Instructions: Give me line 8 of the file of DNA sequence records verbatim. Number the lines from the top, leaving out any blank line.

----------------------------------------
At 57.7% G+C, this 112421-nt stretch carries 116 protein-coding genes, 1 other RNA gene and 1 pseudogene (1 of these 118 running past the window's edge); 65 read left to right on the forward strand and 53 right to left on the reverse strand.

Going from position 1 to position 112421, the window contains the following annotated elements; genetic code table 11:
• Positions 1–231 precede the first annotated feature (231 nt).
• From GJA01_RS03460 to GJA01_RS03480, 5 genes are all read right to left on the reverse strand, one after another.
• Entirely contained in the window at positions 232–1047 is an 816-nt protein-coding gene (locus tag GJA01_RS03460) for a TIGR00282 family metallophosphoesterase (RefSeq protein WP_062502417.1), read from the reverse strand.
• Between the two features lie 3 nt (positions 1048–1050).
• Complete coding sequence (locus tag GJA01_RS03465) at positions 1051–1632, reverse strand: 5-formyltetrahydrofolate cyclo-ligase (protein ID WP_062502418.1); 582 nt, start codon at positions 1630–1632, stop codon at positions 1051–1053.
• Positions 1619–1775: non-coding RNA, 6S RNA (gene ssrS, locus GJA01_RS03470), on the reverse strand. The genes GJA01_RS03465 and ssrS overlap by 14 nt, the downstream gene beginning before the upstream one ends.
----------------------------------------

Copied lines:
• Positions 1619–1775: non-coding RNA, 6S RNA (gene ssrS, locus GJA01_RS03470), on the reverse strand. The genes GJA01_RS03465 and ssrS overlap by 14 nt, the downstream gene beginning before the upstream one ends.